And reader James Loftis emails:
When we moved back to the hurricane belt that is Houston, we decided that a stand-by generator was a must. From my research into the subject, and the experience of getting it up and running:
1. Air-cooled generators are smaller and cheaper to buy and maintain, but you are probably limited to 20kV. If you have 2 air-conditioners, like many of the homes here, you will not be able to run the whole house. Some power-management planning is needed.
2. Not every contractor or electrician has installed (easy) and connected (hard) a generator, and some won’t be able to recognize problem 1.
3. If you go with NG, city authorities are likely to require a new gas meter and connection. And, the transfer switch is not “optional”, no matter what the vendor’s website might say.
4. It will take you much longer than planned to get everything done. Much longer. From talks with others who gone down this path, this seems a common complaint.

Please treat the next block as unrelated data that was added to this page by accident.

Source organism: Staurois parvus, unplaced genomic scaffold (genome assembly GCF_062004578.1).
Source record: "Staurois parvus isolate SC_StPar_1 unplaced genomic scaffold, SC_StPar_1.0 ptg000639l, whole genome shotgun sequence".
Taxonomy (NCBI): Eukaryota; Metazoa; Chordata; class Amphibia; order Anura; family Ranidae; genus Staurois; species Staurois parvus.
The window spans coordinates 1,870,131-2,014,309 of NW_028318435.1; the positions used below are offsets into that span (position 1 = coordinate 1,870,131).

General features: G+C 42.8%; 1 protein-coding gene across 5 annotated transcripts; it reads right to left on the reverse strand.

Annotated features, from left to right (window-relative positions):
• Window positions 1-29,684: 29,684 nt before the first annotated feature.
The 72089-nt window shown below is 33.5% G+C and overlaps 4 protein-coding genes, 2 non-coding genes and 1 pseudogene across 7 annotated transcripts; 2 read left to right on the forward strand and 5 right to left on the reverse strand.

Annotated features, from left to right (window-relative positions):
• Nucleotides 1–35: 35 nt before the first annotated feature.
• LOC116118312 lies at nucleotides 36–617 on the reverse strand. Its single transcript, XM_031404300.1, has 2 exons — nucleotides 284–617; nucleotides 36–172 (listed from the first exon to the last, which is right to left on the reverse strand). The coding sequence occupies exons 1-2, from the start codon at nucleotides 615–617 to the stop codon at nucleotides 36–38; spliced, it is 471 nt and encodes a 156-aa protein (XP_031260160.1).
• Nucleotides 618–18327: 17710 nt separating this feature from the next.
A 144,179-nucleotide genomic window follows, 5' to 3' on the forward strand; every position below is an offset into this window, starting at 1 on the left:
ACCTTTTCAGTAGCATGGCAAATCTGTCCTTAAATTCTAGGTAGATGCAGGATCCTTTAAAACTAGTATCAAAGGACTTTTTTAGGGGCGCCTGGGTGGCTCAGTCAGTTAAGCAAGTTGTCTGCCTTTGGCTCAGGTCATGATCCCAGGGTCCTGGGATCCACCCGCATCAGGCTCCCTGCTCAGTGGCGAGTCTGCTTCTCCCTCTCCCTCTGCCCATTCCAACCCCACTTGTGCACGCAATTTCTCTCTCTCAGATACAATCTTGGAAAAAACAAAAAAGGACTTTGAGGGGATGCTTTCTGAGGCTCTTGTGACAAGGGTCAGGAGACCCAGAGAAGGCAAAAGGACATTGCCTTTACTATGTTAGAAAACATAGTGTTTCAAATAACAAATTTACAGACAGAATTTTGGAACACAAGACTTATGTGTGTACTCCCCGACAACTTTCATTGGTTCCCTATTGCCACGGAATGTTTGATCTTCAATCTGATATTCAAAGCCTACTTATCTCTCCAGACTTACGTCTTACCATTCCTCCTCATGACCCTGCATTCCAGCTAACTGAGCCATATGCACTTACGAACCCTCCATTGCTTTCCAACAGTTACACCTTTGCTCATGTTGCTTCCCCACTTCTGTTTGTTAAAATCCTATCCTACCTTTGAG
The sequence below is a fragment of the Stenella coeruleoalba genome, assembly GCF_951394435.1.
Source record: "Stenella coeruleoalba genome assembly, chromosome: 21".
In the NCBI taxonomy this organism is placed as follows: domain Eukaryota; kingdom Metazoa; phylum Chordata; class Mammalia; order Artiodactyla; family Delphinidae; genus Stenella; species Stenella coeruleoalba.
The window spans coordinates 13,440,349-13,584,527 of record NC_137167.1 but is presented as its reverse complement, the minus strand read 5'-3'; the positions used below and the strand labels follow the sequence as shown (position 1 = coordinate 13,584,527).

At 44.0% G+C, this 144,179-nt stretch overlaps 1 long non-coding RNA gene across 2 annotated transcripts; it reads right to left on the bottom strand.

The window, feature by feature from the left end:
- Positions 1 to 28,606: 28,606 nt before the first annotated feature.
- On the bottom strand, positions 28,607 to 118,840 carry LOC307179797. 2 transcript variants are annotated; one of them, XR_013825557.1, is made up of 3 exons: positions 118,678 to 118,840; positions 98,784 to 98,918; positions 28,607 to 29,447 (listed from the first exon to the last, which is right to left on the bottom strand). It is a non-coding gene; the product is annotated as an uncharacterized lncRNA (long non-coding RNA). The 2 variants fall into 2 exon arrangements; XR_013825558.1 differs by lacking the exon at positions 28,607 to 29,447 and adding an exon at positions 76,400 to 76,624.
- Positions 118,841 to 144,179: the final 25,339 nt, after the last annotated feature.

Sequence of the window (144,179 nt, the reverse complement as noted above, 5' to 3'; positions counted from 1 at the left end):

5. I noticed while shopping for generators that most every website that monitors activity will offer a substantial day-of-purchase discount to convince you to buy from them. No idea whether that’s still going on, but it happened on 3 different sites.
Plus, from Alex Nunez:
Over at ConsumerSearch.com, we have a full report on portable generators. In addition to making recommendations in a variety of product categories (based on what’s being said in published third-party reviews) on the landing page (http://www.consumersearch.com/portable-generators), we include a more evergreen What To Look For section that breaks down some basic shopping tips on choosing wattage, fuel type, and features: http://www.consumersearch.com/portable-generators/important-features. That page may help some of your readers who are beginning their research. I think the genny manufacturers are going to have a nice bottom line this year.